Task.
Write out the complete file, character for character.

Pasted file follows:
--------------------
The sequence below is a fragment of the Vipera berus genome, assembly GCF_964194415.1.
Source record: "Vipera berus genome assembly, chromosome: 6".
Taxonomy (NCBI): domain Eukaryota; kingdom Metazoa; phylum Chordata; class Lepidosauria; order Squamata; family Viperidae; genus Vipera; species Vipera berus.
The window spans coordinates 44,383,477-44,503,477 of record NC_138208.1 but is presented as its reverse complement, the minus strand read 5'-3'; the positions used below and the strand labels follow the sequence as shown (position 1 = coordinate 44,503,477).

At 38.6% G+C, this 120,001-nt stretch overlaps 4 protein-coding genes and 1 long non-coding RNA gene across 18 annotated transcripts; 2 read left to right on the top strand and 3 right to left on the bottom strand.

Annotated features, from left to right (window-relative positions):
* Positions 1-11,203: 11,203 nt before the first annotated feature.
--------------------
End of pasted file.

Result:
The sequence below is a fragment of the Vipera berus genome, assembly GCF_964194415.1.
Source record: "Vipera berus genome assembly, chromosome: 6".
Taxonomy (NCBI): domain Eukaryota; kingdom Metazoa; phylum Chordata; class Lepidosauria; order Squamata; family Viperidae; genus Vipera; species Vipera berus.
The window spans coordinates 44,383,477-44,503,477 of record NC_138208.1 but is presented as its reverse complement, the minus strand read 5'-3'; the positions used below and the strand labels follow the sequence as shown (position 1 = coordinate 44,503,477).

At 38.6% G+C, this 120,001-nt stretch overlaps 4 protein-coding genes and 1 long non-coding RNA gene across 18 annotated transcripts; 2 read left to right on the top strand and 3 right to left on the bottom strand.

Annotated features, from left to right (window-relative positions):
* Positions 1-11,203: 11,203 nt before the first annotated feature.